(Tukwilla, WA) So here we are, having flown way more than halfway across America for meetings, eye surgery, and research and for some reason, it wasn’t until last night that it gob-smacked me that several whole industries are about to be hit with internet-driven automation that will further reduce the number of employed humans, and that this, in turn would increase the number of people on the government “dole” dramatically.
Oh, sure, over on the Peoplenomics side, we’ve already been discussing the arrival of things like 3D metal printing, and how what was once the rapid prototyping world was fast becoming the next arriving technology which has the potential to wipe out hundreds of thousands of jobs in CNC machining, tool, and die-making, and that list goes on an on.
In short, there are all kinds of old-school jobs which are about to go bye-bye, meaning there will be fewer and fewer jobs available.
Not that any of this surprised me. After all, I’d spent a couple of years in a computer software outfit helping to design and optimize software which has been replacing large numbers of humans in college financial aid offices, since a lot of that tedious work has to go into a computer anyway, and once there, who needs humans to run reports?
On top of that, a lot of accounting jobs (except for very small business) are disappearing into thin air because modern ERP (enterprise resource planning and production) software simply handles accounting chores in background – just what an ideal “staff” function should do in the conventional line/staff model.
OK, it’s going to further wreck human’s abilities to contribute to society through meaningful work, and yada, yada. But I had been thinking the changes would be slower coming than they are.
At least that was my thinking until dinner last night. Here’s what happened:
We went into a nice national restaurant adjacent to our hotel, which is scary-close to the South Center Mall, where I have to hold Elaine’s hand to keep her from having a full-on shopping disease attack.
As we sat down, along comes what used to be a waitress, but which has now turned into a food-service ordering computer instructor.
“Hi, I’m (name withheld) and you can order anything we have with the terminal there…” she explained. And, she pointed at what looked like an Androidy thing on the table before us:
Oh-oh! I felt a rising sense of panic as I looked at the device which peered back at me from between rounds of adult bevs. Hmmm…how do I structure my relationship with THIS thing?
We are not well off…but we live a kind of “spend it all” (or most of it) since one of the major goals of life seems to be buying as many adventures and experiences as possible, and then packing them into memory so in the after life, we’ll have plenty to do whatever afterlifing is – if there’s a library of experience carried forward, or essence, or whatever. This means as a matter of practice we tip nicely, pleased to be able to recycle money effectively and help other people have nice lives, too. Money at rest, or unspent on dreams, is pretty much wasted.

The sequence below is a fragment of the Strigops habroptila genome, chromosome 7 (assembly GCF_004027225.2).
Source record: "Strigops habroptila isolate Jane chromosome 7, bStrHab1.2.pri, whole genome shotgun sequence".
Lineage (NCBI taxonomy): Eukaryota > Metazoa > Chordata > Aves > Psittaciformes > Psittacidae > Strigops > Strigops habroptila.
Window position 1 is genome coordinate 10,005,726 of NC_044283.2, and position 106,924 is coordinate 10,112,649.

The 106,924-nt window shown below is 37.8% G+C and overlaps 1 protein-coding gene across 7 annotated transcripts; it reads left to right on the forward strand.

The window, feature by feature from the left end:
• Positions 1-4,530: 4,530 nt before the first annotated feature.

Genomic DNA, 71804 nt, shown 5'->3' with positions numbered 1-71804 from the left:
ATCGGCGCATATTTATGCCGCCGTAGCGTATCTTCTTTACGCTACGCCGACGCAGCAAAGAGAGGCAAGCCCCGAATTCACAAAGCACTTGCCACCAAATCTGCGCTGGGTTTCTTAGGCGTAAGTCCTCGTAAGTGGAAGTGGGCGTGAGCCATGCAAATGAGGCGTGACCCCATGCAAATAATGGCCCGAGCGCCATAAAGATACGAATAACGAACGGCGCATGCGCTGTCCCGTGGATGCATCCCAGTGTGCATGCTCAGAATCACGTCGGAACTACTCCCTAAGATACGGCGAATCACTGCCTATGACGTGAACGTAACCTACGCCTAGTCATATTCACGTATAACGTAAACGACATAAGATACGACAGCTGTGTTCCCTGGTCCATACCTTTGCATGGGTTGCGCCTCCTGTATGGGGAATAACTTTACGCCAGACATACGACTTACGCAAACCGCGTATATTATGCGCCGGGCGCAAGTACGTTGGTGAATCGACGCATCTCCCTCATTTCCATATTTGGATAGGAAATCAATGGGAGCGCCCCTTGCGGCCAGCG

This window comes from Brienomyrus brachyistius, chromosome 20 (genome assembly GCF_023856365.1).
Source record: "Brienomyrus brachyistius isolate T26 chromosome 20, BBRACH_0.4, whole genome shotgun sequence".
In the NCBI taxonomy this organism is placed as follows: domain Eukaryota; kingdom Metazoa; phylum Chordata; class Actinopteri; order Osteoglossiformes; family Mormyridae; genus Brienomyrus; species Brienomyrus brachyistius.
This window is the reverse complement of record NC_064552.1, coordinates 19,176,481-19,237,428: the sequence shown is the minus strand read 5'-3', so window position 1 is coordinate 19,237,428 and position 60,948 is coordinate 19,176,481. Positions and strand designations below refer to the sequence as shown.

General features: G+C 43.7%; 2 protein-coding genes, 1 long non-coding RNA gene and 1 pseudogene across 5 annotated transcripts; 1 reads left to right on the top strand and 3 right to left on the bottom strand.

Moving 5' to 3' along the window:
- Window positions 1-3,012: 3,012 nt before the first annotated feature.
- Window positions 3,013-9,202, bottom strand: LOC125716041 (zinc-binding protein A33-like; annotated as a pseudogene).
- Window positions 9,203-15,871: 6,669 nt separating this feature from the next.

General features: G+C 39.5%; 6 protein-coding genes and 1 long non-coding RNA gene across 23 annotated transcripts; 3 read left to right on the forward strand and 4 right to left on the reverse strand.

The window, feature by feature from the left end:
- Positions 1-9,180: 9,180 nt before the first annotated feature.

So the panic was building because I didn’t know how to “tip the machine.”
Look: They aren’t sentient beings (yet) and even when they get that way, we will still be arguing the point because whatever comes out of a machine (so far) is stuff put in to the machine.
As we watched the waitperson entering our drink order, the sinking feeling got even worse: Do I “tip the machine?” Do I tip the server the regular rate, and pretend the machine is not there? If the serverperson is not serving, but instead is being cajoled by the employer to help “train customers” to use machines, shouldn’t they make more than waitpersons? I mean like be compensated as business process reengineering implementation staff? The difference between a BPR/workflow trainer and a waitperson is $50K (and more) per year!
I managed to convince the waitperson that I was a complete idiot (easy) and that I had not clue one about how to use the fancy terminal. So she did the data entry work and got our food on the way. But even this bothered me. Maybe she was making far too much money under the corporate whiz-kid’s latest. After all, don’t data entry people in India, for example, make about 1/5th as much as here? And what is the right/moral path approach to that when tipping? Crap! Terribily complicated.
My first in-your-face experience with robowaitering held even more surprises. Part way into drinks round two, a new waitperson came over and said Waitperson #1 had been sent home.
“Huh?” (Was I that bad a customer?)
Turns out that thanks to a fancy computer system, the corporate owners of this chain (and we go there because we do like the food) had sent Waitperson #1 home because the computer projected that last night’s order flow wouldn’t justify having that many humans around pulling hourly wages. And, since Waitperson #1 had punched in first, she had the first option of going home early if desired.
With me as a customer, she did.
Then, I got to inspecting the Androidy thing more carefully. “Say, dear, they have some games like this couples triva game…wanna play?”